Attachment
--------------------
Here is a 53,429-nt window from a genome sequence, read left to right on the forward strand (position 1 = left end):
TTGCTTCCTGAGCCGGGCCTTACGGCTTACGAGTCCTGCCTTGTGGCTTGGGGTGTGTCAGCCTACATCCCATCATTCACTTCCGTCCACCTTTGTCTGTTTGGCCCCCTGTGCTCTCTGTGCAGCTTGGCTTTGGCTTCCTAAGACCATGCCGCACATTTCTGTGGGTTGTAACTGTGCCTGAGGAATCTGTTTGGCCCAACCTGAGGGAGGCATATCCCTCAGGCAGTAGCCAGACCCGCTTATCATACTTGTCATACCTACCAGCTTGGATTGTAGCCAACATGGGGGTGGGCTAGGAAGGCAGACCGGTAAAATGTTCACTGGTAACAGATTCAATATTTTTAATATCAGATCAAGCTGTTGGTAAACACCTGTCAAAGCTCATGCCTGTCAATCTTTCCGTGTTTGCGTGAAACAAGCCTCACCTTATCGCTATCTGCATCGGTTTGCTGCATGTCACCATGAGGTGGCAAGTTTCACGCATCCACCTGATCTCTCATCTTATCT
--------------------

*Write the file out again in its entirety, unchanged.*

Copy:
Here is a 53,429-nt window from a genome sequence, read left to right on the forward strand (position 1 = left end):
TTGCTTCCTGAGCCGGGCCTTACGGCTTACGAGTCCTGCCTTGTGGCTTGGGGTGTGTCAGCCTACATCCCATCATTCACTTCCGTCCACCTTTGTCTGTTTGGCCCCCTGTGCTCTCTGTGCAGCTTGGCTTTGGCTTCCTAAGACCATGCCGCACATTTCTGTGGGTTGTAACTGTGCCTGAGGAATCTGTTTGGCCCAACCTGAGGGAGGCATATCCCTCAGGCAGTAGCCAGACCCGCTTATCATACTTGTCATACCTACCAGCTTGGATTGTAGCCAACATGGGGGTGGGCTAGGAAGGCAGACCGGTAAAATGTTCACTGGTAACAGATTCAATATTTTTAATATCAGATCAAGCTGTTGGTAAACACCTGTCAAAGCTCATGCCTGTCAATCTTTCCGTGTTTGCGTGAAACAAGCCTCACCTTATCGCTATCTGCATCGGTTTGCTGCATGTCACCATGAGGTGGCAAGTTTCACGCATCCACCTGATCTCTCATCTTATCT